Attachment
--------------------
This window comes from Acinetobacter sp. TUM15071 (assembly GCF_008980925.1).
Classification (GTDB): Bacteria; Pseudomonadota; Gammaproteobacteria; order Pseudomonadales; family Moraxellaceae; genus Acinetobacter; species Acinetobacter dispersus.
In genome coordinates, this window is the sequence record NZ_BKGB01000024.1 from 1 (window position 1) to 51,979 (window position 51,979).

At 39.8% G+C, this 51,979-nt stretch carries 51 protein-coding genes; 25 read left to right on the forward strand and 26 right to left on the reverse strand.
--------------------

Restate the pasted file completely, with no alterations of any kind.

This window comes from Acinetobacter sp. TUM15071 (assembly GCF_008980925.1).
Classification (GTDB): Bacteria; Pseudomonadota; Gammaproteobacteria; order Pseudomonadales; family Moraxellaceae; genus Acinetobacter; species Acinetobacter dispersus.
In genome coordinates, this window is the sequence record NZ_BKGB01000024.1 from 1 (window position 1) to 51,979 (window position 51,979).

At 39.8% G+C, this 51,979-nt stretch carries 51 protein-coding genes; 25 read left to right on the forward strand and 26 right to left on the reverse strand.